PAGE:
submitted by autotldr to autotldr [link] [comments]

Ron Paul: 'Bitcoin Should Be Legal, as Long as There's No Fraud' - I abhor the system that we have. The official counterfeiters are at the Federal Reserve. That is a big misstep and a big problem. So people should have the right to choose,

Ron Paul: 'Bitcoin Should Be Legal, as Long as There's No Fraud' - I abhor the system that we have. The official counterfeiters are at the Federal Reserve. That is a big misstep and a big problem. So people should have the right to choose, submitted by BitcoinAllBot to BitcoinAll [link] [comments]

Buy bitcoin in one country for low price and sell in other for a high price instantly ? Legal problems? /r/Bitcoin

Buy bitcoin in one country for low price and sell in other for a high price instantly ? Legal problems? /Bitcoin submitted by BitcoinAllBot to BitcoinAll [link] [comments]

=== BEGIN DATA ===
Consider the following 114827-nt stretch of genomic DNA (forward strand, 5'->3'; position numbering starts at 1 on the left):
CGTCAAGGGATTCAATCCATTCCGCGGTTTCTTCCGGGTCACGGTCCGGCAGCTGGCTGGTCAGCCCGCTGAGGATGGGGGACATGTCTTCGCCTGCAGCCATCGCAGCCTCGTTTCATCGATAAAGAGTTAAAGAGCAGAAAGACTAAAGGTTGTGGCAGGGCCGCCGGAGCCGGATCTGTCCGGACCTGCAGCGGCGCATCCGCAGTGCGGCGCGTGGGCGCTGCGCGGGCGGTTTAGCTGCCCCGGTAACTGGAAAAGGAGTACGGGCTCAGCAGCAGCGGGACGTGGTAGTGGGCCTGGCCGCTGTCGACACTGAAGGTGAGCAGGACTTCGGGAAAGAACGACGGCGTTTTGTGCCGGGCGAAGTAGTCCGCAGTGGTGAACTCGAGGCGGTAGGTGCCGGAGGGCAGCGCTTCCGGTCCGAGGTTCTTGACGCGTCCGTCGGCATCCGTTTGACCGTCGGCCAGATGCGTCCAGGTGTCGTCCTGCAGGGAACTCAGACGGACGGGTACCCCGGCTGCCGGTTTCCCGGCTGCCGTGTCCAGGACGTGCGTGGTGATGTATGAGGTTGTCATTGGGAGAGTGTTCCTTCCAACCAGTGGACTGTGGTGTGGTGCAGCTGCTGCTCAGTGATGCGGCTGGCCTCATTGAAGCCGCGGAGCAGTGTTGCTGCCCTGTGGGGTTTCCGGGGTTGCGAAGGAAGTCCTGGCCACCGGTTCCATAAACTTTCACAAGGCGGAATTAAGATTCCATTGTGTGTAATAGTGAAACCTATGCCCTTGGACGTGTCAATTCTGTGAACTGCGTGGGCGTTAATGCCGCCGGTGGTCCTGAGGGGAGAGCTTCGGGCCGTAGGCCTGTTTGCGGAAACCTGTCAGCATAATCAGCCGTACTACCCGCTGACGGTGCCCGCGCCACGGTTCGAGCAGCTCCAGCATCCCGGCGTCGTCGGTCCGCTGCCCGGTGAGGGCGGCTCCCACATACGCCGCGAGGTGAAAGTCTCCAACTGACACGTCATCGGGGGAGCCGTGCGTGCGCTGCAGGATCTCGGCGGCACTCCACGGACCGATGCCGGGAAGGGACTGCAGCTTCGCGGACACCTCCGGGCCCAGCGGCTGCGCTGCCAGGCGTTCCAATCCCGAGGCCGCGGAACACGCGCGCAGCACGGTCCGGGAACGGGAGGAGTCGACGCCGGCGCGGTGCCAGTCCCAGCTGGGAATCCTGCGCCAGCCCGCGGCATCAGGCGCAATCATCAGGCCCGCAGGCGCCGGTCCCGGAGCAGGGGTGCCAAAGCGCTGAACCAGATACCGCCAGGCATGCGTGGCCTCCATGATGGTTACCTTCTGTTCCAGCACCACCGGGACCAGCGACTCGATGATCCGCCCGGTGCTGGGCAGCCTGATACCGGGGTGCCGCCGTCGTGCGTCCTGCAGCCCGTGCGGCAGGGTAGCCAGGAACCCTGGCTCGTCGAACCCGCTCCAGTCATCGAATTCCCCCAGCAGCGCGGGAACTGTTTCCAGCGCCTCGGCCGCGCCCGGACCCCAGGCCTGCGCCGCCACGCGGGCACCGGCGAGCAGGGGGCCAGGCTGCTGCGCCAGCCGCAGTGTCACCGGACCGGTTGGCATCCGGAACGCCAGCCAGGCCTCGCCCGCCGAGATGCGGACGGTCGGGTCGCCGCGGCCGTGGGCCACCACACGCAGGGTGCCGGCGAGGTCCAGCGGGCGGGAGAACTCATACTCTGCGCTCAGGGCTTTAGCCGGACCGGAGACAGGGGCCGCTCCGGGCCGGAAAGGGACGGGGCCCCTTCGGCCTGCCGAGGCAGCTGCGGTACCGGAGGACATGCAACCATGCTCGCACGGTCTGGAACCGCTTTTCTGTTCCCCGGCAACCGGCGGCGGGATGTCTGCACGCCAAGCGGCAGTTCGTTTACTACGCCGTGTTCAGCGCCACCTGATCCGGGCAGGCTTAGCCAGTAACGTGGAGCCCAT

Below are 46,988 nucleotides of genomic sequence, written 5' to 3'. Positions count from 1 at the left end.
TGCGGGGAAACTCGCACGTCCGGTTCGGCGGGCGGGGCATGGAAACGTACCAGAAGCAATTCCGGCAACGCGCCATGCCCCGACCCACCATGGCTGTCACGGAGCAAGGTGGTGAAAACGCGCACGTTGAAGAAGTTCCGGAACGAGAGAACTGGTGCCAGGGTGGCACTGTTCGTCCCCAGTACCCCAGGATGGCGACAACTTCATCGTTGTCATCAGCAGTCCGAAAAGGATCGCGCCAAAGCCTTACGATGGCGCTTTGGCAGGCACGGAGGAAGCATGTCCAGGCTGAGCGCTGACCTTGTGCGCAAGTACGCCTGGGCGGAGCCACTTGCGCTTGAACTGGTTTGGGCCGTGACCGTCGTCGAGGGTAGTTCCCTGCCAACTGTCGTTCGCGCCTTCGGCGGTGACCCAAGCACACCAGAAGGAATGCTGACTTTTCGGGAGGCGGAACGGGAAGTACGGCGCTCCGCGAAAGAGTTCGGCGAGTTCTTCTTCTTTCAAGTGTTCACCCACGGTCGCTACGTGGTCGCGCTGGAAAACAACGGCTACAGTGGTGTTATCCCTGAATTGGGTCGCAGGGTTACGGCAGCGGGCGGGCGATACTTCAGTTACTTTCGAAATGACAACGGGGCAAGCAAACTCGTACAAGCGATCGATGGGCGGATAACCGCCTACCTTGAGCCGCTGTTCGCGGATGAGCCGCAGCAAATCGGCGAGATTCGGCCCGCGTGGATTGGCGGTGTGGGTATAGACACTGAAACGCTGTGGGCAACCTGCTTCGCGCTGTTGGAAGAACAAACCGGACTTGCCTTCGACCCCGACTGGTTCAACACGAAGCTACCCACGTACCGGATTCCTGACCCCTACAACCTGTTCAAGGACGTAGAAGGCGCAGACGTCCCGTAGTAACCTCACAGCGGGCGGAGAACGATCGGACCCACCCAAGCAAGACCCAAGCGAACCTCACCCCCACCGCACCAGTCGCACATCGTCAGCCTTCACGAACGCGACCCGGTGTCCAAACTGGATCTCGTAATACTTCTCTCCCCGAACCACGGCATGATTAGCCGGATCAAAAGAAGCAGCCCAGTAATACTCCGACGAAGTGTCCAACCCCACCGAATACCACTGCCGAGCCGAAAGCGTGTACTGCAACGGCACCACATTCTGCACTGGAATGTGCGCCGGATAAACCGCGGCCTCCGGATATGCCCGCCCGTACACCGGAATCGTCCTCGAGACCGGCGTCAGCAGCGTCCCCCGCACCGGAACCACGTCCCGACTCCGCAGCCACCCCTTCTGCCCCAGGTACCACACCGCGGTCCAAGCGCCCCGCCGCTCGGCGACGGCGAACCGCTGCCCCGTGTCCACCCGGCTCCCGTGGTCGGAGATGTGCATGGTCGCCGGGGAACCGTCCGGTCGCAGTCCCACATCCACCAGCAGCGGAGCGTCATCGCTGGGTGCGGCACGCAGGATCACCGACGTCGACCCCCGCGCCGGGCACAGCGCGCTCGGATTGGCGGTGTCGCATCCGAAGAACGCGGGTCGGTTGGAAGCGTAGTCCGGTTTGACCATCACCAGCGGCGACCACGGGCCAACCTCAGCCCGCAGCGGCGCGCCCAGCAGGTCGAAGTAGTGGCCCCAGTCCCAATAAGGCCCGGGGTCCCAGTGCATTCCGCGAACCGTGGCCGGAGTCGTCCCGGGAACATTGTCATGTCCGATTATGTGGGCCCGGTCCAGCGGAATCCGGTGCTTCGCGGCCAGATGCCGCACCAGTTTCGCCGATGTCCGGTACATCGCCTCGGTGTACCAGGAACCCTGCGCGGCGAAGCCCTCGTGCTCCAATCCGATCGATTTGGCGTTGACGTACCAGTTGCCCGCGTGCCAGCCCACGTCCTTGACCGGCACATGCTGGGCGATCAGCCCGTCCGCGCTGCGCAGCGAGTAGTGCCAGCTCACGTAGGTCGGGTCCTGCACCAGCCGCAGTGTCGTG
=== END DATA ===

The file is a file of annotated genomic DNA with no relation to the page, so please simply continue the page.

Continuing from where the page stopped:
Bitcoin mentioned around Reddit: I'm a Bitcoin millionaire looking to retire by working for a pretend company. Any legal problems with this? /r/PersonalFinanceCanada

Bitcoin mentioned around Reddit: I'm a Bitcoin millionaire looking to retire by working for a pretend company. Any legal problems with this? /PersonalFinanceCanada submitted by BitcoinAllBot to BitcoinAll [link] [comments]

What’s the deal with Bitfinex and the legal problems... should I move my bitcoins out of there??

submitted by eyanez111 to Bitcoin [link] [comments]

Whats the deal with Bitfinex and the legal problems... should I move my bitcoins out of there?? /r/Bitcoin

Whats the deal with Bitfinex and the legal problems... should I move my bitcoins out of there?? /Bitcoin submitted by BitcoinAllBot to BitcoinAll [link] [comments]